When I was a kid I always wished my father was a doctor. I thought it would be so cool that when I had any physical ailment, I'd just have to ask my dad to look at it, right there in our living room. And then I'd feel better.
I seemed to get sick a lot as a kid - bronchitis, colds, sore throats. At least 2-3 times a year I'd be hit with something, and it was miserable.
I'm not sure what the healthcare benefits were like back then, but my parents never really seemed to want to take me to a doctor. In fact, it seemed like a burden to them if I asked. I only went to a dentist once when I was kid. Luckily, I've never had any cavities or any other major problems with my teeth. Although I probably could have benefitted from braces, I by no means have the teeth of an Englishman.
Maybe it was the money issue, or maybe they thought doctors were only needed for the really serious things. It's certainly not like today, where kids go to their physician constantly and get diagnosed for things like ADD, peanut allergies, torn ACLs, blinky eye syndrome.
Now, I figured out how to feel better physically. Consistently exercise and eat well. It's pretty simple, and for the most part I've stayed healthy. If I get ill once a year, that's a lot these days, and I'm happy for that.
The one thing I do miss from childhood is the other side of being healthy - the mental side. While I may have felt lousy with a sore throat for a couple of days, when it was over I bounced back. I would feel alive, enjoy being outside playing games, exploring, looking for adventure. It seemed like everyday had some interesting incident, some bright sunshine on my face. At least that's how I remember it.
But now, as an adult, that inner rush of exhilaration seems tamed. Oh sure, it pops up once in a while, maybe when the moon is in the right position, or when I'm watching a good sporting event, or a concert, or something my children did (that didn't cause a major blowout, a broken window or a smoke alarm to go off). But, for the most part, life is a slog. A day in, day out sort of numbness with peaks of excitement that come along rarely.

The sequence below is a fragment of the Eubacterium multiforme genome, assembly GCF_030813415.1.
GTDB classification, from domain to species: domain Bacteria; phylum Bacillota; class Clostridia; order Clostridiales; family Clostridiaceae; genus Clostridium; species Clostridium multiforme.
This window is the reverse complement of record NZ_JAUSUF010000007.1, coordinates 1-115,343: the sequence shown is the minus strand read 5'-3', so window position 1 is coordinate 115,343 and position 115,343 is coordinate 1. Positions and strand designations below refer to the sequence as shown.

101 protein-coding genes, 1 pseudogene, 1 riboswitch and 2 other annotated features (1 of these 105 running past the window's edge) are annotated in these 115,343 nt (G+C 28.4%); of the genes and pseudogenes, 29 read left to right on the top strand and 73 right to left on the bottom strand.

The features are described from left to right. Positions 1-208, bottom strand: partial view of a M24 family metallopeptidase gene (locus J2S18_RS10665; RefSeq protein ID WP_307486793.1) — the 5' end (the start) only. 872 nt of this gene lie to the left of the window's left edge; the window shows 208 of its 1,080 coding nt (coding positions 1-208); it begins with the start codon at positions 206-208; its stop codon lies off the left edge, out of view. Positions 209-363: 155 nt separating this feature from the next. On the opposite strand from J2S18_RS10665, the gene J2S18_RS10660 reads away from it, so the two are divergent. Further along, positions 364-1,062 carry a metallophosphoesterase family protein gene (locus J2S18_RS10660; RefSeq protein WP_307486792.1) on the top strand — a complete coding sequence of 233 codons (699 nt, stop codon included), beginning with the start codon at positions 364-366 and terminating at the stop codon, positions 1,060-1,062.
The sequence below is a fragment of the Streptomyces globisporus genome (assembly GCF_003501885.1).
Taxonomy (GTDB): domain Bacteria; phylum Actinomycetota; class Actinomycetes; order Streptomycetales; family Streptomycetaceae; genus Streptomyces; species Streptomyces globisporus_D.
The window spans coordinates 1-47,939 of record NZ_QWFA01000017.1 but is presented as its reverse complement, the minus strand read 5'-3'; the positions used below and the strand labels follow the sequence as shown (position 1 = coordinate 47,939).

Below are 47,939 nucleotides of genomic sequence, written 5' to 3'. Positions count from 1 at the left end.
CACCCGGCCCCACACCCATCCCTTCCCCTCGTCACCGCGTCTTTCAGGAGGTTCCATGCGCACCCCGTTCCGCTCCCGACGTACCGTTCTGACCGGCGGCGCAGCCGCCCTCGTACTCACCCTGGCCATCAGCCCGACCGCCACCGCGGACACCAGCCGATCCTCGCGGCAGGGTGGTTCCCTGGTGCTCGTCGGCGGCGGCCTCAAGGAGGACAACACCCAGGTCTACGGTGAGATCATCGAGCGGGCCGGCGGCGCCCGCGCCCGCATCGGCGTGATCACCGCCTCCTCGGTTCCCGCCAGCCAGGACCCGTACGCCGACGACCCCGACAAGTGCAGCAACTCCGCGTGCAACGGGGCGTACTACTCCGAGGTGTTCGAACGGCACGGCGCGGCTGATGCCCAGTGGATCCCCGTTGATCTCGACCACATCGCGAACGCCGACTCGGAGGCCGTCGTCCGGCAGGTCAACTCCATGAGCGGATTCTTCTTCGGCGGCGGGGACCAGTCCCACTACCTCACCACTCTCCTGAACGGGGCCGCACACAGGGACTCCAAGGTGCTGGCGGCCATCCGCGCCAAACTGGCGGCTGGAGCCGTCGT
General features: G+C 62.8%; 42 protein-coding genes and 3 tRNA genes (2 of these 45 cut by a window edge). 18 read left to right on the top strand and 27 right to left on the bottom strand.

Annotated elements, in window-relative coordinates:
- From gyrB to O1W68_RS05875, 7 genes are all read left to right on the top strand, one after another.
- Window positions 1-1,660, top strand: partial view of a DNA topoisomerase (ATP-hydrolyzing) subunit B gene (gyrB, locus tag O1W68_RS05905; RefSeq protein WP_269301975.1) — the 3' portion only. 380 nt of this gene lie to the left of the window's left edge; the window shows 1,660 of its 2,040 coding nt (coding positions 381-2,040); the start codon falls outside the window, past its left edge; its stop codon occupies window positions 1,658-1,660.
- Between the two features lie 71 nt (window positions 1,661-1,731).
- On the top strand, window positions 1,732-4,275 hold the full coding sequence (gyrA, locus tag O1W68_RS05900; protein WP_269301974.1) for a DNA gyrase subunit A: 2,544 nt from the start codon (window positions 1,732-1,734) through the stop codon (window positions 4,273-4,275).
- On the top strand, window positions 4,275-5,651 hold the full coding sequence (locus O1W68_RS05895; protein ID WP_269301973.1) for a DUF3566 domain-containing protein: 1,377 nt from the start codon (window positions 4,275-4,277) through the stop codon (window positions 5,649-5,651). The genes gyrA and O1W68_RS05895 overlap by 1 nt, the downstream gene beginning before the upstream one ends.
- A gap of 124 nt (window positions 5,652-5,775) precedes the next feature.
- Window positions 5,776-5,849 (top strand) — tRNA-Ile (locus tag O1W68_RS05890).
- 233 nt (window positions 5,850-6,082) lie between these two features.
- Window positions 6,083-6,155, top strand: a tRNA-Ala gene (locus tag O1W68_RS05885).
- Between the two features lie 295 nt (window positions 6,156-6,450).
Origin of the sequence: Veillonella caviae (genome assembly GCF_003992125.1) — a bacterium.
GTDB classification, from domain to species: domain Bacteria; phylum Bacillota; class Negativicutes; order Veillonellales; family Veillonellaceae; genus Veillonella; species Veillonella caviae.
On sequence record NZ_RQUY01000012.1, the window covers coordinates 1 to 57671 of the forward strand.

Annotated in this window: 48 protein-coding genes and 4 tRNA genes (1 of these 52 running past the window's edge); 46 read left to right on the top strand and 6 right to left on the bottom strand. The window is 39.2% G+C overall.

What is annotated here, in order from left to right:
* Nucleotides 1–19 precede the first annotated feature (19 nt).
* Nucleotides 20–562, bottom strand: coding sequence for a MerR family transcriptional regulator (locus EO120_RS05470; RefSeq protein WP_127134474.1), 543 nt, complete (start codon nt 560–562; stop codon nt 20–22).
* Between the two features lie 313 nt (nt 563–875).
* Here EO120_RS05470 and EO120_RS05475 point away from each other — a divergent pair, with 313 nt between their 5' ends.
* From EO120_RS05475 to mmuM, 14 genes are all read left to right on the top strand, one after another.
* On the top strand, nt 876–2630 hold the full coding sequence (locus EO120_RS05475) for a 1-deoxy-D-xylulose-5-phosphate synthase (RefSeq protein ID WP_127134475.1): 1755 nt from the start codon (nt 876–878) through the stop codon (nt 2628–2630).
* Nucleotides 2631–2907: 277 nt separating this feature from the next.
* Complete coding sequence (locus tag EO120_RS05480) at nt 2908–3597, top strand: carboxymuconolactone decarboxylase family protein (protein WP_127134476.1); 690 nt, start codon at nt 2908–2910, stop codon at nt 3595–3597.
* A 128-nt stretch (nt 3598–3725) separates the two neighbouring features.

Wah, wah, wah. Yeah, I'm grown-up. I have responsibilities. I have to worry about other people. No one told me when I was frolicking in the sun way back then, there would be a price to pay one day. Maybe Peter Pan tried but who would've believed him back then?
All I'm saying is that I want more of that child in my life. Not to the point where I can't take care of myself, still throw tantrums, and hold grudges (that will happen when I'm an old man). I just want some of those natural endorphins to flow through the body again. I want to unshackle that weight I've been dragging around. I want to ... oh, hold on, I have to go stoke the fire underneath the boiling cauldron of the eternally damned.
When it comes down to it, we’re all just gonna be some skin and bones left on this so-called plate of life. It’s pure hell if you think about it.
And lately, I’ve had a lot of time to think about it. You see, I’m convinced that I’m already dead and this is hell.
That’s been my mantra for a while. I know it’s not too uplifting, believe me I know.
What brought me to this dismal conclusion? That’s what this blog is about - a collection of stories, examples, proofs, etc., that show without hesitation that I’m already dead and this is hell.
But don’t let me take the limelight. I know after you read some of these entries, you’ll find examples in your own “life” that will enable that light bulb to pop on and help you explain the inexplicable. You’ll soon realize that WE'RE already dead and living uncomfortably together in hell. So please, feel free to send me your stories, or just browse through mine. As Freud said, “It’s therapeutic, Mrs. Pappenheim.”